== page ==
- You may have viewed the event as a success but does your sponsor feel the same way?
- Did they feel like they got out of it what you promised?
- Can you count on your event sponsor to have your back again for the next conference?
An internal review from your department should include a list of what went right and what can be improved. Have your sponsor submit their own review with the promise to take the feedback into consideration.
6. Social Media Activity
We always stress to our clients that they aggressively use social media to promote their event before, during, and after the event. They also need to closely analyse their metrics to determine how often are their followers engaging.
Essentially, you should be monitoring your social networks for the following:
- The click through rate of your paid ads
- Website traffic and enquiries
- The number of times your event hashtag has been used
- The number of likes and comments on each event-related post
- The participation rate of social media contests
Any good event marketing guide includes a multi-path approach when it comes to conference promotion. Diversify your methods and measure the numbers each method yields.
7. Follow-Up Activity
Ultimately, the purpose of an event is to create more brand awareness that will hopefully lead to more sales, program signups, and referrals. This is precisely what you need to measure in the days and weeks following an event.
Here are some follow-up activities to measure:
- The number of new referrals
- The number of signups for programs and services
- The number of purchases (both the launched product and products in general)
- Social media, is there an increased activity on your social networks?
- Event hashtag – yes, you need to continue to measure your event hashtag even after the event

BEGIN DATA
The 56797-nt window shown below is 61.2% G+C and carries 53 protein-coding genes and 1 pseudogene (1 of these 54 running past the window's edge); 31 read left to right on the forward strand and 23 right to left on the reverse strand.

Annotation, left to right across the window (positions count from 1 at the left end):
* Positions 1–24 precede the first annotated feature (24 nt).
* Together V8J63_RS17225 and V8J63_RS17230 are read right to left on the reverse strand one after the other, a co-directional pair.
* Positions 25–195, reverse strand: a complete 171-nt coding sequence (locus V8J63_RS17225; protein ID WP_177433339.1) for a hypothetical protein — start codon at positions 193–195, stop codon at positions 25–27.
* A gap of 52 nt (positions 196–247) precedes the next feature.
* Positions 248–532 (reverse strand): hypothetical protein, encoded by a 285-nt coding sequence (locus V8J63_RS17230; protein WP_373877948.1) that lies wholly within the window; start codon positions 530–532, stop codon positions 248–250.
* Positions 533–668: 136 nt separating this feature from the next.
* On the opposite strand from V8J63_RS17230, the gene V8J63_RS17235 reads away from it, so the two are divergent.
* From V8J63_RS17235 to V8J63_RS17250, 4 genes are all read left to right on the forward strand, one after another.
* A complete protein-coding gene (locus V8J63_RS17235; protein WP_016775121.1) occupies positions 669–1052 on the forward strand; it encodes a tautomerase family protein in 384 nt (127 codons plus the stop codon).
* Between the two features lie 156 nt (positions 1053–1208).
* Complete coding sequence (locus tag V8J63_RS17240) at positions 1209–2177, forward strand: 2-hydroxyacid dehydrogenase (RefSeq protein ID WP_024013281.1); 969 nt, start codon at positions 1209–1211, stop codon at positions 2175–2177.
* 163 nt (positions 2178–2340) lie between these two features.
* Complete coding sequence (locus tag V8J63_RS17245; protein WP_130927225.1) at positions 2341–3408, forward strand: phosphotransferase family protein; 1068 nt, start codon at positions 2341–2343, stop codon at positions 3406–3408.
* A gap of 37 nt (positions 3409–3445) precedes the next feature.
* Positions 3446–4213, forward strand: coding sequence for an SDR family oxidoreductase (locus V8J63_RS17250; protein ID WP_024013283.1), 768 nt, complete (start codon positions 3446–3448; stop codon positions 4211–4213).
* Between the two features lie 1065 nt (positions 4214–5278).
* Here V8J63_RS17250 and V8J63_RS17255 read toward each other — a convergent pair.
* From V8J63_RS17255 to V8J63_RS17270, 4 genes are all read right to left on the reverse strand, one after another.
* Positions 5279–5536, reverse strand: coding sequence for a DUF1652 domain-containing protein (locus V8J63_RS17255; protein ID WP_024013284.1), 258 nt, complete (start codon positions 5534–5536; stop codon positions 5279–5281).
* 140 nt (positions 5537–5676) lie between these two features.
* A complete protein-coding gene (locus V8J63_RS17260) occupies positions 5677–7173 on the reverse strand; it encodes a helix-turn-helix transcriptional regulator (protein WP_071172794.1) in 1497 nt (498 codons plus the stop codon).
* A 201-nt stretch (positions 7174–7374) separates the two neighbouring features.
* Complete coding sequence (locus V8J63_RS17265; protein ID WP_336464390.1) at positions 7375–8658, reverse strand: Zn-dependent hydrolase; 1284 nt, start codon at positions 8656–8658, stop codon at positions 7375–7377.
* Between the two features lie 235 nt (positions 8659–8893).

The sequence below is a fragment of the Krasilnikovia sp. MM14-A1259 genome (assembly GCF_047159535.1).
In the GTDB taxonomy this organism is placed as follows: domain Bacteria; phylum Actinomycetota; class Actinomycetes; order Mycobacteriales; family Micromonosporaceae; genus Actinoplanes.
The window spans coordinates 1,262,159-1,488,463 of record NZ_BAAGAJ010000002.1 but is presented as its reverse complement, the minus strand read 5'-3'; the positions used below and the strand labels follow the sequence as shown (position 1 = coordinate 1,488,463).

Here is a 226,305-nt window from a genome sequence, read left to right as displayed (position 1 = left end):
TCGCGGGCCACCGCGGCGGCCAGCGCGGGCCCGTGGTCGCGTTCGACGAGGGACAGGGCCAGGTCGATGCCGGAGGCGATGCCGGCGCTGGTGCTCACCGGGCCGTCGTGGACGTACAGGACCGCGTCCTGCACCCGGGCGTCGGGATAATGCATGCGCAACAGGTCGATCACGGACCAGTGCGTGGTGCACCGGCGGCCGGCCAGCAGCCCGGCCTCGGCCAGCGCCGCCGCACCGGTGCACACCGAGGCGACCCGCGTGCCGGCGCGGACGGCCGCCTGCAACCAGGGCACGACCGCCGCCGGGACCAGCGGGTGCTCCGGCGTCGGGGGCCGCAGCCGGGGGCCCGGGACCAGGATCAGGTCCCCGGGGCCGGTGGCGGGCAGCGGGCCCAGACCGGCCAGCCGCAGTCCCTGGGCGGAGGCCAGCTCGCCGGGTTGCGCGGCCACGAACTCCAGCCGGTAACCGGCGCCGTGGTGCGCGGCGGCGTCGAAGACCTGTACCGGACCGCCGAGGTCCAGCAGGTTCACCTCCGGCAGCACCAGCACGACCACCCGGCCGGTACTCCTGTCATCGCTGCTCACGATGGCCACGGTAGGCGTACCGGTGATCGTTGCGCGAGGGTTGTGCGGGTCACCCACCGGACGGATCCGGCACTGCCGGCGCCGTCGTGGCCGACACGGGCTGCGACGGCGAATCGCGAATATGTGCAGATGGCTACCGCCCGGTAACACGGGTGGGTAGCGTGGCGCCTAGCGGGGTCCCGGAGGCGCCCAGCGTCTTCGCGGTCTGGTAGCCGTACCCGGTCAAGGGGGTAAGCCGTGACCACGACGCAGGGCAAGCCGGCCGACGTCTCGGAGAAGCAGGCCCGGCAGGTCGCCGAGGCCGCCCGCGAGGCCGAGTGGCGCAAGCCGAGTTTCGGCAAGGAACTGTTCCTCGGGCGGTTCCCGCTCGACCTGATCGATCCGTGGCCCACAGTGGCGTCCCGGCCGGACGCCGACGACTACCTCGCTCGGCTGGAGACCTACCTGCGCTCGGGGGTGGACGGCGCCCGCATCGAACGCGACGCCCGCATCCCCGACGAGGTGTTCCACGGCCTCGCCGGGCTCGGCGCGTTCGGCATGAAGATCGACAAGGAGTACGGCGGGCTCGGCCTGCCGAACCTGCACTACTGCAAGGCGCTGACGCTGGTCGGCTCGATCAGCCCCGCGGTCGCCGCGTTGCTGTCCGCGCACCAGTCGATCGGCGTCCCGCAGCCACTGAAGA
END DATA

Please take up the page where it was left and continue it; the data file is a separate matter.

Measure the above activities at set intervals. We recommend 24 hours after the event and every 24 hours after that for the next seven days.
8. Press Coverage
This may not pertain to every company. Some companies, though, may be interested in generating media coverage, at least at a local level. If this is the case, then how many media outlets covered it? This includes outlets from different mediums, such as radio, print media, television, and online publications.
Also, be sure to measure the amount of traffic each outlet generates for you. If your event was covered in an online news site, how many views, shares, and comments did it get? You can also contribute to the traffic by linking to those sites on your social networks.
To get press coverage, send out a press release several weeks out. You should also submit a media advisory to local outlets, not to mention contacting reporters directly and inviting them to the event with a free pass.
9. Revenue vs Overhead
How much overhead did you spend compared to the sum total of money brought in from ticket sales, product purchases, and service signups? We always advise our clients to try to spend less compared to their last event while retaining the same level of quality.
The end goal is to raise more brand awareness and acquire high-quality leads, but it doesn’t hurt to have a secondary goal of earning additional revenue directly from the event. If this is the case, then look for areas where you can save, while also looking for ways to make more money through item sales.
Have a benchmark for revenue earned after you account for all overhead spending.
We certainly hope you found this article useful. Event management KPI is something we can’t stress enough. Without it, how would you know if your efforts yielded fruit?
On the subject of events, here are a few good conference venues in London that exceed our personal expectations. Also, be sure to contact Ultimate Experience for corporate event planning services.
Do you have a conference venue you particularly like or hope to secure one day? Please share your favourite event venue or KPI measurement strategy by tweeting to @UltimateExp.